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A tank is an armoured fighting vehicle intended as a primary offensive weapon in front-line ground combat. Tank designs are a balance of heavy firepower, strong armour, and good battlefield mobility provided by tracks and a powerful engine; usually their main armament is mounted in a turret. They are a mainstay of modern 20th and 21st century ground forces and a key part of combined arms combat.
Modern tanks are versatile mobile land weapons platforms whose main armament is a large-caliber tank gun mounted in a rotating gun turret, supplemented by machine guns or other ranged weapons such as anti-tank guided missiles or rocket launchers. They have heavy vehicle armour which provides protection for the crew, the vehicle's munition storage, fuel tank and propulsion systems. The use of tracks rather than wheels provides improved operational mobility which allows the tank to overcome rugged terrain and adverse conditions such as mud and ice/snow better than wheeled vehicles, and thus be more flexibly positioned at advantageous locations on the battlefield. These features enable the tank to perform well in a variety of intense combat situations, simultaneously both offensively (with direct fire from their powerful main gun) and defensively (as fire support and defilade for friendly troops due to the near invulnerability to common infantry small arms and good resistance against most heavier weapons), all while maintaining the mobility needed to exploit changing tactical situations. Fully integrating tanks into modern military forces spawned a new era of combat: armoured warfare.
Until the arrival of the main battle tank, tanks were typically categorised either by weight class (light, medium, heavy or superheavy tanks) or doctrinal purpose (breakthrough-, cavalry-, infantry- or reconnaissance tanks). Some being larger and very heavily armoured and with large guns, while others are smaller, lightly armoured, and equipped with a smaller calibre and lighter gun. These smaller tanks move over terrain with speed and agility and can perform a reconnaissance role in addition to engaging enemy targets. The smaller, faster tank would not normally engage in battle with a larger, heavily armoured tank, except during a surprise flanking manoeuvre.
The modern tank is the result of a century of development from the first primitive armoured vehicles, due to improvements in technology such as the internal combustion engine, which allowed the rapid movement of heavy armoured vehicles. As a result of these advances, tanks underwent tremendous shifts in capability in the years since their first appearance. Tanks in World War I were developed separately and simultaneously by Great Britain and France as a means to break the deadlock of trench warfare on the Western Front. The first British prototype, nicknamed Little Willie, was constructed at William Foster & Co. in Lincoln, England in 1915, with leading roles played by Major Walter Gordon Wilson who designed the gearbox and hull, and by William Tritton of William Foster and Co., who designed the track plates. This was a prototype of a new design that would become the British Army's Mark I tank, the first tank used in combat in September 1916 during the Battle of the Somme. The name "tank" was adopted by the British during the early stages of their development, as a security measure to conceal their purpose (see etymology). While the British and French built thousands of tanks in World War I, Germany was unconvinced of the tank's potential, and did not have enough resources, thus it built only twenty.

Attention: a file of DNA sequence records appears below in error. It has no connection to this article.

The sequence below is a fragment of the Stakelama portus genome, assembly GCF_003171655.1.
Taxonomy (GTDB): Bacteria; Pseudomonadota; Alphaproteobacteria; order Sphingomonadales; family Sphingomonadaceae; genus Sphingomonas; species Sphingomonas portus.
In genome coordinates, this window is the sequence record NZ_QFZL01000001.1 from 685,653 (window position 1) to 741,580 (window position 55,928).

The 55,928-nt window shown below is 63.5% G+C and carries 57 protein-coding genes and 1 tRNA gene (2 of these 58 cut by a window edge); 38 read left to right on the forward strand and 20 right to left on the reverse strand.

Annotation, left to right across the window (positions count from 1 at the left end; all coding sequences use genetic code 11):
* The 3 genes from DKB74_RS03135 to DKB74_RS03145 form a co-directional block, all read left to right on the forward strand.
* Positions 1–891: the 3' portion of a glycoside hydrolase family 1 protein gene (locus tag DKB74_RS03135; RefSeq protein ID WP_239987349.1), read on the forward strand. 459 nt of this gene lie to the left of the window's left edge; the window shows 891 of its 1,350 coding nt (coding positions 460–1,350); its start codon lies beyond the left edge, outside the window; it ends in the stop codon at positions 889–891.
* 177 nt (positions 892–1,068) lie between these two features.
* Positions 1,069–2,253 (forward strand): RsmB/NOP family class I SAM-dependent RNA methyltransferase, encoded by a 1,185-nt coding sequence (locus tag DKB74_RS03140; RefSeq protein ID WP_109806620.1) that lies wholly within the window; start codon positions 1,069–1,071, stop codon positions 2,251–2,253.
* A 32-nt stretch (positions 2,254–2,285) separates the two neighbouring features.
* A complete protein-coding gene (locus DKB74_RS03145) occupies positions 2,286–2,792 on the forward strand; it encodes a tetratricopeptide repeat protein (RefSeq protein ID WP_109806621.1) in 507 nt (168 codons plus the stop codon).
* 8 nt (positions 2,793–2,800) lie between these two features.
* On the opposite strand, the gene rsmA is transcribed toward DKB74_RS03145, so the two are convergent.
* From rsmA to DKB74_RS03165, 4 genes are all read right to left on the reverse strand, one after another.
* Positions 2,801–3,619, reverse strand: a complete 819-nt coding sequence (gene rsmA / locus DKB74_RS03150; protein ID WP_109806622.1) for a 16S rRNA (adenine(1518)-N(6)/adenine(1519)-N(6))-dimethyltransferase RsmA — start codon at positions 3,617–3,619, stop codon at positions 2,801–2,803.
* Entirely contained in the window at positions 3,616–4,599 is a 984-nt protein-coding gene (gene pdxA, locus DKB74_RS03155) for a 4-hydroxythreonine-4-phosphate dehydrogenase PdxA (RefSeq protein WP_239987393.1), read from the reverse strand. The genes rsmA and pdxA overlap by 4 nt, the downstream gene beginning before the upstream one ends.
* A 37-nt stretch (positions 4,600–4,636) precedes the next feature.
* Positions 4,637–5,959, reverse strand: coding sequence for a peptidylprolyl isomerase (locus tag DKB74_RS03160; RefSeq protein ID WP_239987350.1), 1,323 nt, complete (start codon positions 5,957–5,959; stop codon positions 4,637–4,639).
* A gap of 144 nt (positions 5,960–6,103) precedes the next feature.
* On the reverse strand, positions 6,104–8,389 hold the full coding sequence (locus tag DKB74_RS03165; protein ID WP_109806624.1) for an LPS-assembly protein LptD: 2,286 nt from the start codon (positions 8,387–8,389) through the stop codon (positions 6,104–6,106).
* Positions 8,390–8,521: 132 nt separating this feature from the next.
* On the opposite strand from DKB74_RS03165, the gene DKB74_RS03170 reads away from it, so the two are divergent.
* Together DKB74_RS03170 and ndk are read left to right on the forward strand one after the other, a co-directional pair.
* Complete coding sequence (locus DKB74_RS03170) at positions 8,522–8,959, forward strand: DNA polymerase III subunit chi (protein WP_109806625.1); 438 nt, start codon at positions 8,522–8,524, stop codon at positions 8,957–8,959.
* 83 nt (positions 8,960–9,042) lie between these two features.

Tanks of the interwar period evolved into the much larger and more powerful designs of World War II. Important new concepts of armoured warfare were developed; the Soviet Union launched the first mass tank/air attack at Khalkhin Gol (Nomonhan) in August 1939, and later developed the T-34, one of the predecessors of the main battle tank. Less than two weeks later, Germany began their large-scale armoured campaigns that would become known as blitzkrieg ("lightning war") – massed concentrations of tanks combined with motorised and mechanised infantry, artillery and air power designed to break through the enemy front and collapse enemy resistance.
The widespread introduction of high-explosive anti-tank warheads during the second half of World War II led to lightweight infantry-carried anti-tank weapons such as the Panzerfaust, which could destroy some types of tanks. Tanks in the Cold War were designed with these weapons in mind, and led to greatly improved armour types during the 1960s, especially composite armour. Improved engines, transmissions and suspensions allowed tanks of this period to grow larger. Aspects of gun technology changed significantly as well, with advances in shell design and aiming technology.
During the Cold War, the main battle tank concept arose and became a key component of modern armies. In the 21st century, with the increasing role of asymmetrical warfare and the end of the Cold War, that also contributed to the increase of cost-effective anti-tank rocket propelled grenades (RPGs) worldwide and its successors, the ability of tanks to operate independently has declined. Modern tanks are more frequently organized into combined arms units which involve the support of infantry, who may accompany the tanks in infantry fighting vehicles, and supported by reconnaissance or ground-attack aircraft.
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